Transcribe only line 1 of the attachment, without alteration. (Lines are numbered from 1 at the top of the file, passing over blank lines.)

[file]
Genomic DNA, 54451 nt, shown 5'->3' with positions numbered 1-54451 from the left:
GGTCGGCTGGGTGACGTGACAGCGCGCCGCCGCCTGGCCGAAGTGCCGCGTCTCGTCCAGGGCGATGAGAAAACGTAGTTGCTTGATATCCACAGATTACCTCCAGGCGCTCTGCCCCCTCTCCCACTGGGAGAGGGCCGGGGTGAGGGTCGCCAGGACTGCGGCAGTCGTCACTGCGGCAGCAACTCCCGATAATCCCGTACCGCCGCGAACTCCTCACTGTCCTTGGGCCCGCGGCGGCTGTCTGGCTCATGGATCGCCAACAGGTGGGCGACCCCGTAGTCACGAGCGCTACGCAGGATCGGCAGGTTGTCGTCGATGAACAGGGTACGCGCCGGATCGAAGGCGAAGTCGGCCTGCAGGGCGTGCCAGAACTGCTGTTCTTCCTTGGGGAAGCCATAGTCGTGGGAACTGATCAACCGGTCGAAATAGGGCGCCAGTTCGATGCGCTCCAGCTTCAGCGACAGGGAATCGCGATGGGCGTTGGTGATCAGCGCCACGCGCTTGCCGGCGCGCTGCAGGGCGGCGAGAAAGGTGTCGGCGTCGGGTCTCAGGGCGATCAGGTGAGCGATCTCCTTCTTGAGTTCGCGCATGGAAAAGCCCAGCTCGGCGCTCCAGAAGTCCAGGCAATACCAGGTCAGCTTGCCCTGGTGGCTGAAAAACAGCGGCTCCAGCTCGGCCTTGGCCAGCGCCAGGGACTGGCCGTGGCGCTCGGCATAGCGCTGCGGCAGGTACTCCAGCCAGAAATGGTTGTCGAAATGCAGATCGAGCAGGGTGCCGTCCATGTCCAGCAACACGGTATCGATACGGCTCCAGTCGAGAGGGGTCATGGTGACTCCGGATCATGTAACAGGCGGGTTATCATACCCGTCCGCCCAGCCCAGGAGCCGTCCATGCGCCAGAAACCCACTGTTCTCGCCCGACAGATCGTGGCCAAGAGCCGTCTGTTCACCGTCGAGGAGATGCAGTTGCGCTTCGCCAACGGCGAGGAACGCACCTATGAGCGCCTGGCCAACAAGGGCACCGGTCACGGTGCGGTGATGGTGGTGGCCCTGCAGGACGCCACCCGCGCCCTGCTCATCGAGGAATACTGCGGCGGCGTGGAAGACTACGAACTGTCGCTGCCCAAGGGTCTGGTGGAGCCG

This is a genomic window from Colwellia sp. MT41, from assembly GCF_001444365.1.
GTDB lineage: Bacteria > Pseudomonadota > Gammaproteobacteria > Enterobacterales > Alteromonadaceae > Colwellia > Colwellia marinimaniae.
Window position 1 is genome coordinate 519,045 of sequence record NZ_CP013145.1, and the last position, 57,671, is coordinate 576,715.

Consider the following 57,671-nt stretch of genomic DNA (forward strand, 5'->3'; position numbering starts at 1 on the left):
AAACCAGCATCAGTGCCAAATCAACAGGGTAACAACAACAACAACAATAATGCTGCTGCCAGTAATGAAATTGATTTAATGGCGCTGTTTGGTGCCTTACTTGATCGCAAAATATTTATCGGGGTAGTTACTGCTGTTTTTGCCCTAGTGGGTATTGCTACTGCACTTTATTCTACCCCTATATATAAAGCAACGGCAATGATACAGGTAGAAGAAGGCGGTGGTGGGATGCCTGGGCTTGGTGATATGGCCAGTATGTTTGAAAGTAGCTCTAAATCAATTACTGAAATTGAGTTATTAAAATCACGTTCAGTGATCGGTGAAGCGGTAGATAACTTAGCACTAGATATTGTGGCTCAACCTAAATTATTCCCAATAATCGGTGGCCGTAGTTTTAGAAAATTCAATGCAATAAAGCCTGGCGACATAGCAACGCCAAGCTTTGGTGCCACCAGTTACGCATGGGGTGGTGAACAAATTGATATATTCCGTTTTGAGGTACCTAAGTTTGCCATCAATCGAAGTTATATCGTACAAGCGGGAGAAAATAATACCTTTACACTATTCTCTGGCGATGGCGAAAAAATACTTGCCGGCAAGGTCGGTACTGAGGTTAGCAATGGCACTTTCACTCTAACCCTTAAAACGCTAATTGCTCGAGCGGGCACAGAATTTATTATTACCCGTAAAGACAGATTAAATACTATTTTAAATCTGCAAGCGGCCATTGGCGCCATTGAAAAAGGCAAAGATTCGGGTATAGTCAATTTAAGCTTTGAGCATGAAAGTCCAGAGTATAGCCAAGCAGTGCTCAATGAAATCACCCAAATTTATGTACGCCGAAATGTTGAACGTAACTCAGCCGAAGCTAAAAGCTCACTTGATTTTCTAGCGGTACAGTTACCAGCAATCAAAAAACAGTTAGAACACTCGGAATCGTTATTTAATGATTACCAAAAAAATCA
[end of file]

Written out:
Genomic DNA, 54451 nt, shown 5'->3' with positions numbered 1-54451 from the left: